Scientist: Dr. Santos; Small Kitten: Pebbles; Clones of the scientist at the house: Dr. Santos 2. Dr. Santos 3. etc.
- Transcript Dictation
Write down all the words you hear in this commercial. This particular script is challenging because while Dr. Santos is speaking and later when going about his daily life, the narrator gives commentary. Your challenge is to catch both. Dr. Santos = 16 words; narrator = 51 words. Total=67 words.
- Storyline: Description and Imagination
- Where do you think this international conference is being held?
- Why does Dr. Santos use Pebbles in the presentation?
- Why does he pick up the kitten at the end of the presentation?
- What is Dr. Santos thinking when he is sitting in the empty auditorium?
- Why is there a crowd of protesters outside the auditorium?
- Why is there a security detail?
- What happens when Dr. Santos gets home?
- How are the greetings different for each clone?
- What is each clone doing?
- Do you think each clone has a different personality?
- Culture Contrast
Look at your script again. In this commercial three cultures (citizens of countries) are compared and contrasted on their opinion of cloning.
- Why do you think the opinions of these people are so different?
- Why do you think some people (generally as a nationality) accept cloning, while others reject it?
- Do you think the opinions represent broader national characteristics such as the way a certain group of people view science or a belief in the future?
- Intercultural Communication Concept (identify and apply)
Different types of communication; presenting your information visually and orally; Analysing communication contexts and mediums.
Communication is a process whereby people collectively create and transmit meaning through the exchange of verbal and nonverbal messages in a particular context. (Oetzel, 2009)
In this story, there are several types of communication represented. In communication theory each is identified as a medium of communication. While a communication situation is called a context of communication. Below is a list of communication situations with several subcategories under each. Using the following list, identify the types of communication happening in each situation. (diagram this)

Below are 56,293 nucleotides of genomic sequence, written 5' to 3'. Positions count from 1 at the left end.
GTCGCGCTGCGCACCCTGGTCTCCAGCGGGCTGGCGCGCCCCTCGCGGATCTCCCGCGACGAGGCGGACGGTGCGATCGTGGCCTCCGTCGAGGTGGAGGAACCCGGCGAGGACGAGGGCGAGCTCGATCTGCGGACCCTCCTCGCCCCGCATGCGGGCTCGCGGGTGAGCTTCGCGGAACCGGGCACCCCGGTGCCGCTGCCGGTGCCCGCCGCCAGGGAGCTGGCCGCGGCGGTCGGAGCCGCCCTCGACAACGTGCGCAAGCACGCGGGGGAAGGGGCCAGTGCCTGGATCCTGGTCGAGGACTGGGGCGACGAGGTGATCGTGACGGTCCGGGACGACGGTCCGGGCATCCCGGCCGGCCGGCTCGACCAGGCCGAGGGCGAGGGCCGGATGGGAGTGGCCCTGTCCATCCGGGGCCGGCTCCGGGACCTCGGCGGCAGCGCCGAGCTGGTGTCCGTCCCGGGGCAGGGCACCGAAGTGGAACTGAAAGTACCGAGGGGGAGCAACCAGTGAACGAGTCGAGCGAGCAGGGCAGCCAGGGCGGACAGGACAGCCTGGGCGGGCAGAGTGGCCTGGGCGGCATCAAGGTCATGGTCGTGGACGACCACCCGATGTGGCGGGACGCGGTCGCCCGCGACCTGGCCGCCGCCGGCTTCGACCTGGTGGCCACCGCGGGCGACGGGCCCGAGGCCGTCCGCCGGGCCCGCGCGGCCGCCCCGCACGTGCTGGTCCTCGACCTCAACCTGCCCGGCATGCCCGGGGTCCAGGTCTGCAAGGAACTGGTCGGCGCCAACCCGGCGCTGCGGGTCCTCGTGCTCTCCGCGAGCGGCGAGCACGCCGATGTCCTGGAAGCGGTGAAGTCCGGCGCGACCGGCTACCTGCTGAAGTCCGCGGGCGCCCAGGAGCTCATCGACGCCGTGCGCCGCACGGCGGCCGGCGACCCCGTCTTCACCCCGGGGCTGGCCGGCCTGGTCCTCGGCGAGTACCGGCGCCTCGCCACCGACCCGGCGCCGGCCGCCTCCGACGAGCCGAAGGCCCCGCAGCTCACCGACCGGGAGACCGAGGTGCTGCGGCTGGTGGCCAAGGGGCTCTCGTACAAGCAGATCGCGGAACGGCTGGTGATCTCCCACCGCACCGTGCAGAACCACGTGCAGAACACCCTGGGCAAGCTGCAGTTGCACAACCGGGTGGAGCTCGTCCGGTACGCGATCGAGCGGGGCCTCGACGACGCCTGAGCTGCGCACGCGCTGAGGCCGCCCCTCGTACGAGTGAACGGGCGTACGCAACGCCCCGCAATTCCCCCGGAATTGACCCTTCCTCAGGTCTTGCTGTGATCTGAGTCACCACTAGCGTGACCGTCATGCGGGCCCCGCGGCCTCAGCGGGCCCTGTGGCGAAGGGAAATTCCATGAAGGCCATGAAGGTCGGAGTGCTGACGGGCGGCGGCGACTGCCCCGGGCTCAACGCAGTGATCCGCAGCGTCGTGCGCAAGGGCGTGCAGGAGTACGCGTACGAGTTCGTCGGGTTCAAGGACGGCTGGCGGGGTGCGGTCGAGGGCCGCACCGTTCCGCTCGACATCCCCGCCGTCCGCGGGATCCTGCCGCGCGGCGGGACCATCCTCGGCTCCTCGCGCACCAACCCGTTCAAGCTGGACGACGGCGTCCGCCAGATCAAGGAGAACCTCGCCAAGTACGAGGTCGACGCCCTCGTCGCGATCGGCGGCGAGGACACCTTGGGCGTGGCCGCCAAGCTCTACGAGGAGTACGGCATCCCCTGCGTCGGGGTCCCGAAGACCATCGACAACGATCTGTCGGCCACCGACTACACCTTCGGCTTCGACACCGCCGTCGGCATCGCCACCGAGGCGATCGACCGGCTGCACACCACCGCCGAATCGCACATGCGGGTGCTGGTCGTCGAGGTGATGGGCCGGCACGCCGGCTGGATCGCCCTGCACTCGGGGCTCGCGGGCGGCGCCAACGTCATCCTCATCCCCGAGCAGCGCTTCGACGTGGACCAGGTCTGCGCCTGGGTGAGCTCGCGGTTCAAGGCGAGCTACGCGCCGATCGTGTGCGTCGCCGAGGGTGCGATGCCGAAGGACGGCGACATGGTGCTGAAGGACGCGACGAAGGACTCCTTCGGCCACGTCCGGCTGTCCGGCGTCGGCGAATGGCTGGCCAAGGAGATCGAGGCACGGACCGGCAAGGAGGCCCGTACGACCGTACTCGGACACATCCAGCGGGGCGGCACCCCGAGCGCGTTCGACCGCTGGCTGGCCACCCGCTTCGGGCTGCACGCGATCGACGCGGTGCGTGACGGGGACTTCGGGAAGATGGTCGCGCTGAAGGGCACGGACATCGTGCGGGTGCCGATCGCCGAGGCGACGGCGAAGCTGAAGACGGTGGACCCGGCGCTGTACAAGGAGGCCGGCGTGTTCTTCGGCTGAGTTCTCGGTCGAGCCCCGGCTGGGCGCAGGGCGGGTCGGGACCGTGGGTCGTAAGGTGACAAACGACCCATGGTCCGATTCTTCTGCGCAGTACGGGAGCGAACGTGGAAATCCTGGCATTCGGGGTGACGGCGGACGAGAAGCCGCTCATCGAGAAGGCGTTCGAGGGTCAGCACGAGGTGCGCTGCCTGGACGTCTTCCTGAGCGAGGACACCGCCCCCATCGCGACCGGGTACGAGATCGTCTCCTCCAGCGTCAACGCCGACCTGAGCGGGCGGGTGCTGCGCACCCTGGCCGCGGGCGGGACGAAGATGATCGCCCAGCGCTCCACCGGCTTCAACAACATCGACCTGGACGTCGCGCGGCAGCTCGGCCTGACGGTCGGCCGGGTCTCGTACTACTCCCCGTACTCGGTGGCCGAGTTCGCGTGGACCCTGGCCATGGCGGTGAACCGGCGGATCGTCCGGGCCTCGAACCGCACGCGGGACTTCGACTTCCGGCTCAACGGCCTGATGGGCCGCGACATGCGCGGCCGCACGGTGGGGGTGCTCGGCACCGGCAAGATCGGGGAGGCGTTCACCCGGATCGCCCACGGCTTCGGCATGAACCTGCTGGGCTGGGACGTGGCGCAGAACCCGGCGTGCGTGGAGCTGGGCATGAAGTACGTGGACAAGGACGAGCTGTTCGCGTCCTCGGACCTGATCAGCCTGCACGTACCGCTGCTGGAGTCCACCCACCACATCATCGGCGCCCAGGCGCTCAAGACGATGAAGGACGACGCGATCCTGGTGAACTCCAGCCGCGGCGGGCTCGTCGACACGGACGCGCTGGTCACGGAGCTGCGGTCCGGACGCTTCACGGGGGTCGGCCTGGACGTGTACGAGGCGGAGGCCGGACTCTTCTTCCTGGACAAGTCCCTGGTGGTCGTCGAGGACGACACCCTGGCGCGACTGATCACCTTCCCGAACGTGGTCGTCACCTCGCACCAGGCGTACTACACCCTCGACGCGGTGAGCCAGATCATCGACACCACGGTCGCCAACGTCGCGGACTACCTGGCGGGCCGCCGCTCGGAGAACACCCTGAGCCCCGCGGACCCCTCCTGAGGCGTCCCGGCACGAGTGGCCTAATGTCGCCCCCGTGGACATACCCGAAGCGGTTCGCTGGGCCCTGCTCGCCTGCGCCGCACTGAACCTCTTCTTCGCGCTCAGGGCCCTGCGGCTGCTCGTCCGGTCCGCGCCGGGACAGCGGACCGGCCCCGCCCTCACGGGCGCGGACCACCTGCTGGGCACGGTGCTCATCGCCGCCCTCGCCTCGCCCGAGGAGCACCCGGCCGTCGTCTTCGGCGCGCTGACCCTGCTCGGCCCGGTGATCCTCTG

formal/informal; written/spoken or other; public/private; planned/unplanned direct/indirect; one-way/interactive
LECTURE: slides; gestures; demonstration; clapping
MEDIA: television; radio; print (newspapers etc.); other
INTERPERSONAL (home): greetings; gestures; eye contact; facial communication; posture; chuckling; rally; placards (posters); shouting; chanting; crowding
Group discussion: in your group discuss the following and decide . . .
- In each situation identify who is giving the information and who is receiving the information and what medium are they using?
- Imagine how long (duration) of the communication may have been.
- Make a judgment on how effective each method of communication is in your opinion.
The humor in this story is considered irony. Dr. Santos has just given a lecture about cloning demonstrating what he has accomplished with Pebbles, a small kitten. The audience applauds his lecture, his great work and the message he gives about the possibilities for the future. However, the public is protesting outside the lecture hall and the media want to get an interview with the esteemed scientist. Yet, ironically when Dr. Santos returns home we see that he has already succeeded in cloning himself, so that he can get a lot of work done. The humorous point is that the public does not realize how far science has advanced and their protests are futile. There is also a humorous aspect to the relationship Dr. Santos has with his clones. Each seems to have a different job and even a different personality. It is also evident that the Dr. Santos has a different relationship with each clone and may at times have difficulty keeping them busy and behaving properly.
- Grammar Point
1) Look at the script again. Almost every phrase has a different time perspective. Look closely and label each phrase as (P)resent, Past, or (F)uture. Interestingly, the tense of the verb in this script is not the only indicator of time reference.
2) The future is in your hands is a common maxim used in many situations. Here it is used to close a lecture as a challenge to the audience to take responsibility for the next move. Can you think of other situations where this phrase might be used?
- Slogan and Logo
The slogan says “different points of view are welcome here.”
- What do you think this means?
- Where does “here” refer to?
- Why do you think different points of view are encouraged?
- Make a list of five places where different points of view are (or should be) encouraged. Example: talk radio.
- Make a list of five places (situations) where different points of view are not or should not be encouraged. Example: court of law.
- Business Application (writing or speaking)
Related to the slogan’s “different points of view,” discuss why you think different points of view will strengthen a business and how it might weaken a business. In other words, when is uniformity to be demanded and when is diversity to be celebrated? Give specific examples of situations of each.